Iran offer powerful show of defiance on day of jeers, tears and joy

The fans made their feelings known before the players did the country proud with a 2-0 World Cup victory over Wales

You cannot confiscate a voice. Iran’s was heard powerfully on an emotional afternoon on the outskirts of Doha that ended with tears in the stands, tears on the pitch and Wales supporters applauding those responsible for likely ending a World Cup journey 64 years in the making.

There were tears at the start too, and it was initially impossible to concentrate on a must-win game for both teams after seeing Iranian women and men left distraught by their national anthem. Before Monday’s game against England the Iran players had stayed silent during the anthem, delivering a potent protest with potentially far greater consequences than a possible yellow card for an armband. Here some stayed silent again, a few sang and the majority mumbled their way through; a choir of the damned if they do, damned if they don’t.

Around them, however, the sound was unmistakable and intensely moving. Boos and whistles rained down from Iran supporters sending their message to the government of the Islamic republic.

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One fan held aloft an Iran football shirt with ‘Mahsa Amini – 22’ on the back, the name and age of the woman whose death in police custody sparked the mass protest movement in the country. The fan had blood-stained tears drawn on to her face and was soon confronted by stadium security, who confiscated the shirt.

Qatar’s orders, or Fifa’s? Every flag brought to the perimeter of the stadium was inspected by security before being allowed inside. Any that carried messages of support for the protest movement were confiscated. An American-Iranian fan claimed her flag had been taken for having the word “women” on it.

There were sinister scenes outside the stadium where women giving interviews to foreign media about the protests were harassed by a small group of male pro-government fans. Some filmed the women on their phones and chanted “The Islamic Republic of Iran”. They also shouted insults at anyone displaying the protest slogan “Women, Life, Freedom”.

What was going through the mind of Iran’s players as they lined up to perform on a World Cup stage to the sound of boos and whistles, not only seeking to redress the 6-2 humiliation against England as part of their day job but suddenly expected to form a sporting protest movement, complete with answers, to a repressive regime prepared to shoot its people?

They have been threatened with dire retribution for Monday’s silence by politicians back home. On the eve of the Wales game they heard one of the most famous footballers in Iran, Voria Ghafouri, had been arrested by security forces who accused him of spreading propaganda against the regime. One group of fans wore hats with Ghafouri’s name. It is hardly surprising that Carlos Queiroz, Iran’s head coach, snapped at a BBC journalist who asked on the eve of this game whether the striker Mehdi Taremi had a message for those who have taken to the streets.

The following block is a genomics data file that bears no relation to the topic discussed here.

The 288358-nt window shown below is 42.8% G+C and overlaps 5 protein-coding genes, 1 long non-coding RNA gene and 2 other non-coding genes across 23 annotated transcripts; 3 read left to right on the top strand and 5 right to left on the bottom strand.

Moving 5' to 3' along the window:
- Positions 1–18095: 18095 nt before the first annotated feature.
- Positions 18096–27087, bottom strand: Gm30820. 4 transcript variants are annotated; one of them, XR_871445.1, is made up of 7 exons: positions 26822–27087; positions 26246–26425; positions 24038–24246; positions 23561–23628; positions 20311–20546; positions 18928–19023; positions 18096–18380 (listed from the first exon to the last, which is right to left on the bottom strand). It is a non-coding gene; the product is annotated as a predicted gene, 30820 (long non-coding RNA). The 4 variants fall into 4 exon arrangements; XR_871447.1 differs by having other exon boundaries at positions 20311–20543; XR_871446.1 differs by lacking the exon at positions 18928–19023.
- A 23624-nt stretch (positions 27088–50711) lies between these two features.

Iran supporters protest during the match against Wales.
Iran supporters protest during the match against Wales. Photograph: Giuseppe Cacace/AFP/Getty Images

Iran’s footballers answered with a powerful show of defiance of their own. A richly deserved win over Robert Page’s subdued team, with Gareth Bale, Aaron Ramsey and Joe Allen showing their age and rustiness at the worst possible moment, was one of supreme character and consummate professionalism given the circumstances.

Sardar Azmoun, Iran’s biggest attacking hope, started for the first time since injuring a calf in October. The Bayer Leverkusen forward ran himself into the ground while spreading panic throughout the Wales defence, although his lack of sharpness told when passing to an offside Ali Gholizadeh with the goal at his mercy. He also struck a post when clean through before hobbling off to a standing ovation in the 68th minute after several visits from the physio.

Iran had to call on the reserve goalkeeper Hossein Hosseini with their first choice, Ali Beiranvand, sidelined by concussion protocols. Hosseini brought authority to a defence that toiled against English crosses but dominated a Wales attack featuring the towering Keiffer Moore.

Both Iran goals were taken superbly after the deserved dismissal of Wayne Hennessey for evoking the World Cup spirit of Harald Schumacher and clattering into Taremi. Taremi’s message to the people of Iran was that their football team would give everything to remain in the World Cup. Queiroz was not intending to introduce Roozbeh Cheshmi until Ahmad Noorollahi’s injury prompted the former Manchester United coach to scan the options and order the defensive midfielder to strip off. The substitute, capitalising on Allen’s poor clearance, swept a superb finish into the bottom corner to prompt a mass pitch-invasion from the Iran bench.

Ramin Rezaeian capped an outstanding display at right-back with a delicate dink over Danny Ward and Ben Davies to seal victory, prompting Azmoun to throttle Queiroz during the joyous outpouring. A member of Queiroz’s backroom team could not contain the tears afterwards, wiping his face with his shirt as Iran’s players embarked on a richly deserved lap of honour that drew warm, sporting applause from Wales supporters baking in the early afternoon sun.

As darkness fell on Doha, the stadium was illuminated in Iran colours. “This game was a gift to Iranian fans north, south, east and west,” Queiroz said. “This was a gift to all of them.” Their fans were united in unquestioned support of a team to be proud of. Away from the game, sadly, it is a very different matter.


Andy Hunter at the Ahmad bin Ali Stadium

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